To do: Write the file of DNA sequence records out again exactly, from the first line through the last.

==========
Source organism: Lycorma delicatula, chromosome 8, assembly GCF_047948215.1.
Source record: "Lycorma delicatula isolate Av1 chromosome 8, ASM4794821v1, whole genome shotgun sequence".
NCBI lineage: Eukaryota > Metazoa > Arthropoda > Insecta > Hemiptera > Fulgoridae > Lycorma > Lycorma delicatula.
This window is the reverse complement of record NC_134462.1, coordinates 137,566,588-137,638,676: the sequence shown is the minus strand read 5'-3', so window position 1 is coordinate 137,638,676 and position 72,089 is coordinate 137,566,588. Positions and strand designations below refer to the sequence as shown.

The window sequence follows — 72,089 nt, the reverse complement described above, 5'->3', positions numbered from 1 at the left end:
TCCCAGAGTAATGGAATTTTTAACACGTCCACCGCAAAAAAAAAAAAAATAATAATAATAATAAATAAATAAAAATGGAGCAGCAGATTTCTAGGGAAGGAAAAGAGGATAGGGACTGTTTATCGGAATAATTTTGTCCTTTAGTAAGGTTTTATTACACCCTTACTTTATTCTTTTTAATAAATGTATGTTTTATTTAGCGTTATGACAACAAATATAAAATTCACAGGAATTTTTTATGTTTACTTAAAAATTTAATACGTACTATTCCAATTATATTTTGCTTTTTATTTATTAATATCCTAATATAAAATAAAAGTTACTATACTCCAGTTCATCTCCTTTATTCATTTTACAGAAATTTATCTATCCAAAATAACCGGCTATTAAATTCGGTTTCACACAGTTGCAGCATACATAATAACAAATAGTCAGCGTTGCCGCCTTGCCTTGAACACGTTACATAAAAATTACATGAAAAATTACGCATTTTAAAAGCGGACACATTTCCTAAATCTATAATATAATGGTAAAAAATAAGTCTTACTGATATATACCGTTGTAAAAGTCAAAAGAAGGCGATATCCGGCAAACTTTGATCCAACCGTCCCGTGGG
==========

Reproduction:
Source organism: Lycorma delicatula, chromosome 8, assembly GCF_047948215.1.
Source record: "Lycorma delicatula isolate Av1 chromosome 8, ASM4794821v1, whole genome shotgun sequence".
NCBI lineage: Eukaryota > Metazoa > Arthropoda > Insecta > Hemiptera > Fulgoridae > Lycorma > Lycorma delicatula.
This window is the reverse complement of record NC_134462.1, coordinates 137,566,588-137,638,676: the sequence shown is the minus strand read 5'-3', so window position 1 is coordinate 137,638,676 and position 72,089 is coordinate 137,566,588. Positions and strand designations below refer to the sequence as shown.

The window sequence follows — 72,089 nt, the reverse complement described above, 5'->3', positions numbered from 1 at the left end:
TCCCAGAGTAATGGAATTTTTAACACGTCCACCGCAAAAAAAAAAAAAATAATAATAATAATAAATAAATAAAAATGGAGCAGCAGATTTCTAGGGAAGGAAAAGAGGATAGGGACTGTTTATCGGAATAATTTTGTCCTTTAGTAAGGTTTTATTACACCCTTACTTTATTCTTTTTAATAAATGTATGTTTTATTTAGCGTTATGACAACAAATATAAAATTCACAGGAATTTTTTATGTTTACTTAAAAATTTAATACGTACTATTCCAATTATATTTTGCTTTTTATTTATTAATATCCTAATATAAAATAAAAGTTACTATACTCCAGTTCATCTCCTTTATTCATTTTACAGAAATTTATCTATCCAAAATAACCGGCTATTAAATTCGGTTTCACACAGTTGCAGCATACATAATAACAAATAGTCAGCGTTGCCGCCTTGCCTTGAACACGTTACATAAAAATTACATGAAAAATTACGCATTTTAAAAGCGGACACATTTCCTAAATCTATAATATAATGGTAAAAAATAAGTCTTACTGATATATACCGTTGTAAAAGTCAAAAGAAGGCGATATCCGGCAAACTTTGATCCAACCGTCCCGTGGG